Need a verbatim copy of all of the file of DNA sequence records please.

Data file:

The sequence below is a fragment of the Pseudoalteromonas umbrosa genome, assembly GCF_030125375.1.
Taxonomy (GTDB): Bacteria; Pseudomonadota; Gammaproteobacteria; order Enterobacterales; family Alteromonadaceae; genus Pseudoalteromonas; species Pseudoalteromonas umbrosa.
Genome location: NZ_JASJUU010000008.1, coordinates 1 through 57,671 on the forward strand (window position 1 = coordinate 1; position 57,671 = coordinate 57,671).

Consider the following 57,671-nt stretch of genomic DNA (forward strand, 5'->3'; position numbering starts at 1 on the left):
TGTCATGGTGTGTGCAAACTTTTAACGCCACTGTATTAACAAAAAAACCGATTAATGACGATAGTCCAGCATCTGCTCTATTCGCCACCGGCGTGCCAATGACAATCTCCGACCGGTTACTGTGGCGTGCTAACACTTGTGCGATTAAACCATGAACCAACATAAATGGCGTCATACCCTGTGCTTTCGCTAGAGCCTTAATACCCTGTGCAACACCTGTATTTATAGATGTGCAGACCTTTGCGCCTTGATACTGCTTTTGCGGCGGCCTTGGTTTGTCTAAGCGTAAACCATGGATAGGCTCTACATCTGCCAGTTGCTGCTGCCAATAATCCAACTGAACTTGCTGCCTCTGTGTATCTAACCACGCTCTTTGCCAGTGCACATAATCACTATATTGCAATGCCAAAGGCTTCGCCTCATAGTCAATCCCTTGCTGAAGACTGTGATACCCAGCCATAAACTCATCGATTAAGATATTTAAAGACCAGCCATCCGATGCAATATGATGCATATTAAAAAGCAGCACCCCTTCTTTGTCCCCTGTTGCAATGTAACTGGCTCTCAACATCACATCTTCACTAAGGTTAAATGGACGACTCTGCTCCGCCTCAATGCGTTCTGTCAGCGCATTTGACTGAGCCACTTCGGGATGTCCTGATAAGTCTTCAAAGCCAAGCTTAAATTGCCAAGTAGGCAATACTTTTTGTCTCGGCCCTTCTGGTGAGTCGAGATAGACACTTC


The sequence below is a fragment of the Pseudoalteromonas umbrosa genome, assembly GCF_030125375.1.
Taxonomy (GTDB): Bacteria; Pseudomonadota; Gammaproteobacteria; order Enterobacterales; family Alteromonadaceae; genus Pseudoalteromonas; species Pseudoalteromonas umbrosa.
Genome location: NZ_JASJUU010000008.1, coordinates 1 through 57,671 on the forward strand (window position 1 = coordinate 1; position 57,671 = coordinate 57,671).

Consider the following 57,671-nt stretch of genomic DNA (forward strand, 5'->3'; position numbering starts at 1 on the left):
TGTCATGGTGTGTGCAAACTTTTAACGCCACTGTATTAACAAAAAAACCGATTAATGACGATAGTCCAGCATCTGCTCTATTCGCCACCGGCGTGCCAATGACAATCTCCGACCGGTTACTGTGGCGTGCTAACACTTGTGCGATTAAACCATGAACCAACATAAATGGCGTCATACCCTGTGCTTTCGCTAGAGCCTTAATACCCTGTGCAACACCTGTATTTATAGATGTGCAGACCTTTGCGCCTTGATACTGCTTTTGCGGCGGCCTTGGTTTGTCTAAGCGTAAACCATGGATAGGCTCTACATCTGCCAGTTGCTGCTGCCAATAATCCAACTGAACTTGCTGCCTCTGTGTATCTAACCACGCTCTTTGCCAGTGCACATAATCACTATATTGCAATGCCAAAGGCTTCGCCTCATAGTCAATCCCTTGCTGAAGACTGTGATACCCAGCCATAAACTCATCGATTAAGATATTTAAAGACCAGCCATCCGATGCAATATGATGCATATTAAAAAGCAGCACCCCTTCTTTGTCCCCTGTTGCAATGTAACTGGCTCTCAACATCACATCTTCACTAAGGTTAAATGGACGACTCTGCTCCGCCTCAATGCGTTCTGTCAGCGCATTTGACTGAGCCACTTCGGGATGTCCTGATAAGTCTTCAAAGCCAAGCTTAAATTGCCAAGTAGGCAATACTTTTTGTCTCGGCCCTTCTGGTGAGTCGAGATAGACACTTC